This report presented provided an update on how the Council was addressing the management of damp and mould within its housing stock in the context of the Housing Ombudsman’s Spotlight on Damp and Mould Report published in October 2021. The Ombudsman’s report had identified 26 recommendations across four main themes to assist social landlords with the management of damp and mould within its housing stock. The Committee had received two reports in June and November 2021 which had set out the Council’s approach to managing damp and mould within its housing stock. Since the publication of the Ombudsman’s report, Thurrock had made progress in adopting a number of service improvements and measures in managing damp and mould within its properties which were consistent with the Ombudsman’s recommendations. There remained some further progress in some areas, which were highlighted in the report. Members were reminded that the report had been written prior to the tragic event in Rochdale with key learnings coming out of the coroner’s report which the council were reviewing in light of their own approach and practices. Ewelina Sorbjan stated the coroner’s findings would be taken very seriously and that the council already had a very proactive approach. A task and finish group had already been put in place to look at wider partners and other housing associations that operate within the borough.
Councillor Redsell stated she had been fighting this for the last 20 years but still people were being placed in properties they should not be in, some of those buildings had been built a long time ago and were falling apart. Councillor Redsell referred to “reasonable state of repair” and stated this should be “good repair”.
Councillor Worrall referred to the 18 properties that were known to have on-going issues with damp and mould and stated these were quite high numbers where it was known of reoccurring issues of damp and mould. Councillor Worrall questioned officers if they were confident there were no houses in the state of repair with mould across the ceiling, kitchen and bedrooms, confident that there were no children living in bedrooms with bronchitis and whether there were any medical cases or any live court cases against the council because of the conditions they were in. Mohammed Ullah referred to the legal disrepair cases, the live cases, and stated he received a weekly report of live disrepair cases and would be attending weekly meetings to review the current track of properties where residents had sought legal recourse. Efforts were being made to resolve those cases with those properties being reinspected, resurveyed, treated and matters resolved before they go to a tribunal hearing. That delays with communications with legal representations may occur but would communicate with residents. There was a live repair tracker of live cases that would be reviewed on a weekly basis as part of the council’s practice. Councillor Worrall noted that some government decarbonation fund had been applied for and questioned when this would be known if successful and whether this would be a for a specific program. Ewelina Sorbjan stated the bid submission date was last week with government making announcements early next year as the conditions of delivery of the works under bid would start next April and hoped to hear by January.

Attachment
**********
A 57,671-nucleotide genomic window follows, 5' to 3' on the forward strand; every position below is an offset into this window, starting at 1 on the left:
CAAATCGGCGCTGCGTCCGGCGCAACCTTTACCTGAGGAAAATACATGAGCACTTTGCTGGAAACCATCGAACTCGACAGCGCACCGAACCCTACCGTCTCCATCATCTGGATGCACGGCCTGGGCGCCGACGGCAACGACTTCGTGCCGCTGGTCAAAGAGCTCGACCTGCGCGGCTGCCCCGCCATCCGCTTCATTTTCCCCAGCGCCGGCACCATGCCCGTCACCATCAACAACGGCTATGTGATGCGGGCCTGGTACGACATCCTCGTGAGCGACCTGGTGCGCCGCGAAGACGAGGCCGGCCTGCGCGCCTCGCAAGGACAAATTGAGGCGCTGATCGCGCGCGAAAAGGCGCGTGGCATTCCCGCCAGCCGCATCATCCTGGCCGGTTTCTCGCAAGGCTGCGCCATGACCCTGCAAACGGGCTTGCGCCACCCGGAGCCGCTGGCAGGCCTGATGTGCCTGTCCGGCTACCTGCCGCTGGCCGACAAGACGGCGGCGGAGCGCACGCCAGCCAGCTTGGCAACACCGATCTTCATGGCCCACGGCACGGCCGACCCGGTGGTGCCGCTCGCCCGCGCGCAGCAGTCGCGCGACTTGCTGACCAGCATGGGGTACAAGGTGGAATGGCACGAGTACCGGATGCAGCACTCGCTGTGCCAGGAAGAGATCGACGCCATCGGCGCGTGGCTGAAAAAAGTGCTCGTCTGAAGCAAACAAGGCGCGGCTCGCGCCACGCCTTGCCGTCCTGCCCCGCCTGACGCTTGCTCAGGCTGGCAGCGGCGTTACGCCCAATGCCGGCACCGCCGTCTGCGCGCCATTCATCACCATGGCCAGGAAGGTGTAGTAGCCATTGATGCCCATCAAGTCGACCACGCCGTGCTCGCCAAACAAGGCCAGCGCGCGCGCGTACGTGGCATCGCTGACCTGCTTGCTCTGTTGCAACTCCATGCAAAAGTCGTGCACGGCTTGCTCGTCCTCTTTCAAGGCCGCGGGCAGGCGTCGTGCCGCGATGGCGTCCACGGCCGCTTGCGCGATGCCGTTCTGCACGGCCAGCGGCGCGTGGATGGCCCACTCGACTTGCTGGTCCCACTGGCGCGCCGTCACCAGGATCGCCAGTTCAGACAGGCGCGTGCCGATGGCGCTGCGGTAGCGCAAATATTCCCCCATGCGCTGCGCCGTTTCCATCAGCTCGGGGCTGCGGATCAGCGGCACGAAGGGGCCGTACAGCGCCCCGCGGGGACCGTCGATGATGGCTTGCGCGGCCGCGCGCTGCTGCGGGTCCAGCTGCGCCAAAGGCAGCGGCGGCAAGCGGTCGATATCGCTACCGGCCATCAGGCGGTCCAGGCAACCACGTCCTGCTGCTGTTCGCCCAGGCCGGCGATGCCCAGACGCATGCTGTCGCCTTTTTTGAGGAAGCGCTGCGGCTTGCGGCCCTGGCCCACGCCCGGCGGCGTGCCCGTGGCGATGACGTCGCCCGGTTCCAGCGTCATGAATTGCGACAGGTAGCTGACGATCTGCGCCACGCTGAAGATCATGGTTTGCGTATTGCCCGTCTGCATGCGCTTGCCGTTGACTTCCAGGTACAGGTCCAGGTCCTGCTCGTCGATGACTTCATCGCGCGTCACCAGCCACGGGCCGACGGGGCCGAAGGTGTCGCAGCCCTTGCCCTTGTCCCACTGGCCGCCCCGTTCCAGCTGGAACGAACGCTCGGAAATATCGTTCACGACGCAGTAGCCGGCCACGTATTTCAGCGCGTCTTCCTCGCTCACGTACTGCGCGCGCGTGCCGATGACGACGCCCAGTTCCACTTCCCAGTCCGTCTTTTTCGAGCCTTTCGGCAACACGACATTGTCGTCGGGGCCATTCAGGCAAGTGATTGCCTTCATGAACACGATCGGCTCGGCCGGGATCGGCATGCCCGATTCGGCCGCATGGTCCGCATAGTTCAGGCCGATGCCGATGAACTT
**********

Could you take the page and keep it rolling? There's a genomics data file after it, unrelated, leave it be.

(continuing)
Councillor Worrall referred to the heat pumps and questioned whether these were in place to ensure the flats at Chadwell would be warmer this year and questioned whether the Gray’s Tower had now been finished. Ewelina Sorbjan stated the heat pump programme would run until the end of March with the programme being on track. Ewelina Sorbjan referred to Gray’s Tower where all the insulation had been installed, windows were being replaced and finishing works on individual flats being completed. With feedback already from residents that the insulation having made a huge different to temperatures.